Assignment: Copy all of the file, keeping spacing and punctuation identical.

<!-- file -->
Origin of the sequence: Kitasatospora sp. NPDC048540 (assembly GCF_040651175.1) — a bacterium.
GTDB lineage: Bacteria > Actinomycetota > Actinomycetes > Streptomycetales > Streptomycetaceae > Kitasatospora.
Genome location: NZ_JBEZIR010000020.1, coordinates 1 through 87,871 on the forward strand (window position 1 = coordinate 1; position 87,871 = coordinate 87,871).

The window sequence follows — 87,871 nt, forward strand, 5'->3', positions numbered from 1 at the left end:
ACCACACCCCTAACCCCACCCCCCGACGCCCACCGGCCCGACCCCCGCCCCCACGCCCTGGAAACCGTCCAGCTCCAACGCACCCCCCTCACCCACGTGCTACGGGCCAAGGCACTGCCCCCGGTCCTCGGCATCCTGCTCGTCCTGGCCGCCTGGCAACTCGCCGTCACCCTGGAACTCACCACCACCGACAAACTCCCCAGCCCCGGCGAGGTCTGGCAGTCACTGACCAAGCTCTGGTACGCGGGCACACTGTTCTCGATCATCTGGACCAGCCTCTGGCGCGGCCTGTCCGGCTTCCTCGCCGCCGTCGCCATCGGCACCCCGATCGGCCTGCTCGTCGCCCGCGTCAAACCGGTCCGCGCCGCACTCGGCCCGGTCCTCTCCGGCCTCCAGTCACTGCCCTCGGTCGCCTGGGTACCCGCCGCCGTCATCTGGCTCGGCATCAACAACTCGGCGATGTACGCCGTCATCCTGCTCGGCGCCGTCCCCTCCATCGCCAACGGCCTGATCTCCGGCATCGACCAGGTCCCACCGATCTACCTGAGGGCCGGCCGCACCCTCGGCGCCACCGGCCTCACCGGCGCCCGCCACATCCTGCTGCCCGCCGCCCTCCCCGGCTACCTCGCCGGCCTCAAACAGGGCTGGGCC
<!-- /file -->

Origin of the sequence: Kitasatospora sp. NPDC048540 (assembly GCF_040651175.1) — a bacterium.
GTDB lineage: Bacteria > Actinomycetota > Actinomycetes > Streptomycetales > Streptomycetaceae > Kitasatospora.
Genome location: NZ_JBEZIR010000020.1, coordinates 1 through 87,871 on the forward strand (window position 1 = coordinate 1; position 87,871 = coordinate 87,871).

The window sequence follows — 87,871 nt, forward strand, 5'->3', positions numbered from 1 at the left end:
ACCACACCCCTAACCCCACCCCCCGACGCCCACCGGCCCGACCCCCGCCCCCACGCCCTGGAAACCGTCCAGCTCCAACGCACCCCCCTCACCCACGTGCTACGGGCCAAGGCACTGCCCCCGGTCCTCGGCATCCTGCTCGTCCTGGCCGCCTGGCAACTCGCCGTCACCCTGGAACTCACCACCACCGACAAACTCCCCAGCCCCGGCGAGGTCTGGCAGTCACTGACCAAGCTCTGGTACGCGGGCACACTGTTCTCGATCATCTGGACCAGCCTCTGGCGCGGCCTGTCCGGCTTCCTCGCCGCCGTCGCCATCGGCACCCCGATCGGCCTGCTCGTCGCCCGCGTCAAACCGGTCCGCGCCGCACTCGGCCCGGTCCTCTCCGGCCTCCAGTCACTGCCCTCGGTCGCCTGGGTACCCGCCGCCGTCATCTGGCTCGGCATCAACAACTCGGCGATGTACGCCGTCATCCTGCTCGGCGCCGTCCCCTCCATCGCCAACGGCCTGATCTCCGGCATCGACCAGGTCCCACCGATCTACCTGAGGGCCGGCCGCACCCTCGGCGCCACCGGCCTCACCGGCGCCCGCCACATCCTGCTGCCCGCCGCCCTCCCCGGCTACCTCGCCGGCCTCAAACAGGGCTGGGCC